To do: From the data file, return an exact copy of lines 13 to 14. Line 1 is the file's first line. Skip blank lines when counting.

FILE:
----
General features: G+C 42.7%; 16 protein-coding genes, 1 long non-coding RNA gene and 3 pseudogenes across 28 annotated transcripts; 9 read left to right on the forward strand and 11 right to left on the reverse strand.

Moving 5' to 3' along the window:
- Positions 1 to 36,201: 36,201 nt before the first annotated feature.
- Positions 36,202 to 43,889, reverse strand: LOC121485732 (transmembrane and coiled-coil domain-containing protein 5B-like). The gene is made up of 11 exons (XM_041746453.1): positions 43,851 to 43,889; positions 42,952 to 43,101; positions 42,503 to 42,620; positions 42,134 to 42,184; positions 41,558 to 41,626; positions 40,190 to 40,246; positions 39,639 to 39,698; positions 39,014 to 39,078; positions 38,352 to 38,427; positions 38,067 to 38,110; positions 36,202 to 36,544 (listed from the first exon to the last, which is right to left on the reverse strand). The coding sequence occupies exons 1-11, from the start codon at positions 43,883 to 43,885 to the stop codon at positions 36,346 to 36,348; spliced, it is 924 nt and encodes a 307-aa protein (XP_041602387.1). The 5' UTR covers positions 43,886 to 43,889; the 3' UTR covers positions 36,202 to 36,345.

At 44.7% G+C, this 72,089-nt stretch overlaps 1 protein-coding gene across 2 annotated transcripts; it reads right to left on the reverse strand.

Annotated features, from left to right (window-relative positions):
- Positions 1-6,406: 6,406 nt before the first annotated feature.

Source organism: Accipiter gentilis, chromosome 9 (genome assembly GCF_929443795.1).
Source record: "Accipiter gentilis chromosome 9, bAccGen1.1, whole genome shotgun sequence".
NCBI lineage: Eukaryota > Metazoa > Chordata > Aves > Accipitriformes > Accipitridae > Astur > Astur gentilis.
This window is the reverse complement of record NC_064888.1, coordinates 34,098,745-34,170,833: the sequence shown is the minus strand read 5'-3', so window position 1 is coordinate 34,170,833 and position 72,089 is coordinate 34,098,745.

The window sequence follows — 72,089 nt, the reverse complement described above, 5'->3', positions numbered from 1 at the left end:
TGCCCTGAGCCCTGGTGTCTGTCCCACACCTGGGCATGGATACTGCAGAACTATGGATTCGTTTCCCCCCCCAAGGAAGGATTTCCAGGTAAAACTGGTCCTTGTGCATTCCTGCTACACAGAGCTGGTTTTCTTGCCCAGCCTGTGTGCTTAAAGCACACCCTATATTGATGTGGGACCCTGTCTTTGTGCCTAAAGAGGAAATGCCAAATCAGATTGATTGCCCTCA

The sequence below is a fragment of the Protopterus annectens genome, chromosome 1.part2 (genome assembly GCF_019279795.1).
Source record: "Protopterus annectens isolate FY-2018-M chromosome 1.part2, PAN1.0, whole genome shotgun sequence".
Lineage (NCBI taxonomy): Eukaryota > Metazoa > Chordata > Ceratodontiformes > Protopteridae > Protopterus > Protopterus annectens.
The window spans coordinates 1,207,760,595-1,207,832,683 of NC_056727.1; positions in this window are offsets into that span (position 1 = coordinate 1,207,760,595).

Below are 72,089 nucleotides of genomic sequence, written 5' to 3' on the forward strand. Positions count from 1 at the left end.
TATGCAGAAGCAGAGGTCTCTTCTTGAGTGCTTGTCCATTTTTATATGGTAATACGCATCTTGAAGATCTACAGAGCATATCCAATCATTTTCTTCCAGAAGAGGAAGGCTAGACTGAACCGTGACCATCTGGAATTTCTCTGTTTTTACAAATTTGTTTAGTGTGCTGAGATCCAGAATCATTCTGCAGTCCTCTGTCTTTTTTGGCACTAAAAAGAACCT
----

TGCCCTGAGCCCTGGTGTCTGTCCCACACCTGGGCATGGATACTGCAGAACTATGGATTCGTTTCCCCCCCCAAGGAAGGATTTCCAGGTAAAACTGGTCCTTGTGCATTCCTGCTACACAGAGCTGGTTTTCTTGCCCAGCCTGTGTGCTTAAAGCACACCCTATATTGATGTGGGACCCTGTCTTTGTGCCTAAAGAGGAAATGCCAAATCAGATTGATTGCCCTCA

The sequence below is a fragment of the Protopterus annectens genome, chromosome 1.part2 (genome assembly GCF_019279795.1).